Why Ayn Rand Is a Fan Favorite Among Christian Theocrats

Anything that unifies extreme groups and reinforces their ideology should set off alarm bells.

Source: talk2action via alternet

Author:James Sanford

Emphasis Mine

Ayn Rand’s followers find themselves sharing a lot of common ground with the Christian Right these days. The Tea Party, with its stress on righteous liberty and a robust form of capitalism, has been a rallying point for both groups. Still, the philosophical disharmony between Christianity and Objectivism (Ayn Rand’s philosophy) has presented problems for anyone seeking to straddle the two worldviews. Just ask Paul Ryan.

Congressman Ryan, a Conservative Catholic, made no bones about his love for Ayn Rand’s signature novel, Atlas Shrugged, when he began his political career. The novel’s portrayal of heroic entrepreneurs fighting an evil government fits perfectly with Ryans’s ideal of conservatism. But a few years ago, the congressman began to feel pushback from traditional Christians who weren’t so keen on Ayn Rand’s theological views. How, it was asked, could Ryan condone an atheist who dismissed religionists as ignorant and deluded? The upshot: Ryan began parsing his words in a hurry.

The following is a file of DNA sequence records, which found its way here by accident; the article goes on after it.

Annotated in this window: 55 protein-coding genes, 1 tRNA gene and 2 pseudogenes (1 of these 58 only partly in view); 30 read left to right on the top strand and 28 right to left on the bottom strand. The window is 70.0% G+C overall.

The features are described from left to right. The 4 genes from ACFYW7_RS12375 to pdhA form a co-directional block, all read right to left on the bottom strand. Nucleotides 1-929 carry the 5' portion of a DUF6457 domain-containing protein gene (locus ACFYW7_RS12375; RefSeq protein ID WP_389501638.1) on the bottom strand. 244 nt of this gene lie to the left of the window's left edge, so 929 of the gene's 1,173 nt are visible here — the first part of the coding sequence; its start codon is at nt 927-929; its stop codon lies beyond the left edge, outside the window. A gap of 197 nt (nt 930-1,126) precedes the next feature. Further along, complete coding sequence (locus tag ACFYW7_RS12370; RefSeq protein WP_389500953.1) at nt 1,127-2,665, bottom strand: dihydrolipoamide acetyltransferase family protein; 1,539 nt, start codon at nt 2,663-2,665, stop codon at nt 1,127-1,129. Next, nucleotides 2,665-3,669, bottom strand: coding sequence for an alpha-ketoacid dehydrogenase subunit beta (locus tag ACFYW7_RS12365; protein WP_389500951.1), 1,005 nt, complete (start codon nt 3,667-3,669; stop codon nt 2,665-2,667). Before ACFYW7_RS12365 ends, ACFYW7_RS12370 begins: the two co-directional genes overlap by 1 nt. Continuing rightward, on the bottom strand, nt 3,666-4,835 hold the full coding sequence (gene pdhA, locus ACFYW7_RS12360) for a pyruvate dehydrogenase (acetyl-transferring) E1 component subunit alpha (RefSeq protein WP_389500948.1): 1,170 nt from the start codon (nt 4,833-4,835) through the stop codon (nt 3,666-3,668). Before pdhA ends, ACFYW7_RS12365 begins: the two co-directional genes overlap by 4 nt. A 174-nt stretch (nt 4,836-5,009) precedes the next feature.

Judging from recent trends, however, the icy divide over the God issue shows clear signs of melt. Gradual movement toward accommodation is coming not just from Christians wishing to co-opt Ayn Rand’s capitalistic ethic, but from Randians seeking to expand their fan base.

A hint of compromise from the Randian side was evident this fall with the rollout of Atlas Shrugged, Part III, the final film segment of the novel. Whatever the film’s cinematic defects–it has generally been panned by critics–the filmmakers have signaled an interest in reaching beyond the usual circle of devotees, realizing that traditional Christians, a key conservative demographic, are good targets for Rand’s pro-capitalist message. John Aglialoro, the movie’s main producer and a trustee of the pro-Randian Atlas Society, seemed to have their sensitivities in mind in an interview with Bill Frezza of Forbes Magazine awhile back. “Most people have a respect for spirituality, maybe even a yearning,” he stated. “There must be room in Objectivism for charity and benevolence.”

See: http://www.alternet.org/tea-party-and-right/why-ayn-rand-fan-favorite-among-christian-theocrats?akid=13252.123424.3haMGB&rd=1&src=newsletter1038489&t=5

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